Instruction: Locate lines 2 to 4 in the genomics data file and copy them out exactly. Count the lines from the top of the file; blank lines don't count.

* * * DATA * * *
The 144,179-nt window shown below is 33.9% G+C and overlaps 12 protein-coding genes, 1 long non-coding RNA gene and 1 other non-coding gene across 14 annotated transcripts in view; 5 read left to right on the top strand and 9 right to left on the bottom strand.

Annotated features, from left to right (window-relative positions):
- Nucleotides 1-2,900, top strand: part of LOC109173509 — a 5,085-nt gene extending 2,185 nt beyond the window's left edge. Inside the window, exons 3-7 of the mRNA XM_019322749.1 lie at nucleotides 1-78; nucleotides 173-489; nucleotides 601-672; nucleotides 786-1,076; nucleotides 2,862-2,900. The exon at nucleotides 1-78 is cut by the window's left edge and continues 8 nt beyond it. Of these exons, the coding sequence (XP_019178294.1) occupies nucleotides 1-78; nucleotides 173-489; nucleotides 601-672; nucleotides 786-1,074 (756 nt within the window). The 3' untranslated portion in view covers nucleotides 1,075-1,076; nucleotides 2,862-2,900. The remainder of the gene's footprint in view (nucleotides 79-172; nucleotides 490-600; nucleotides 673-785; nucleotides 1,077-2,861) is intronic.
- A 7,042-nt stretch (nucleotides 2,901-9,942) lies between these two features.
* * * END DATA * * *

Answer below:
Annotated features, from left to right (window-relative positions):
- Nucleotides 1-2,900, top strand: part of LOC109173509 — a 5,085-nt gene extending 2,185 nt beyond the window's left edge. Inside the window, exons 3-7 of the mRNA XM_019322749.1 lie at nucleotides 1-78; nucleotides 173-489; nucleotides 601-672; nucleotides 786-1,076; nucleotides 2,862-2,900. The exon at nucleotides 1-78 is cut by the window's left edge and continues 8 nt beyond it. Of these exons, the coding sequence (XP_019178294.1) occupies nucleotides 1-78; nucleotides 173-489; nucleotides 601-672; nucleotides 786-1,074 (756 nt within the window). The 3' untranslated portion in view covers nucleotides 1,075-1,076; nucleotides 2,862-2,900. The remainder of the gene's footprint in view (nucleotides 79-172; nucleotides 490-600; nucleotides 673-785; nucleotides 1,077-2,861) is intronic.
- A 7,042-nt stretch (nucleotides 2,901-9,942) lies between these two features.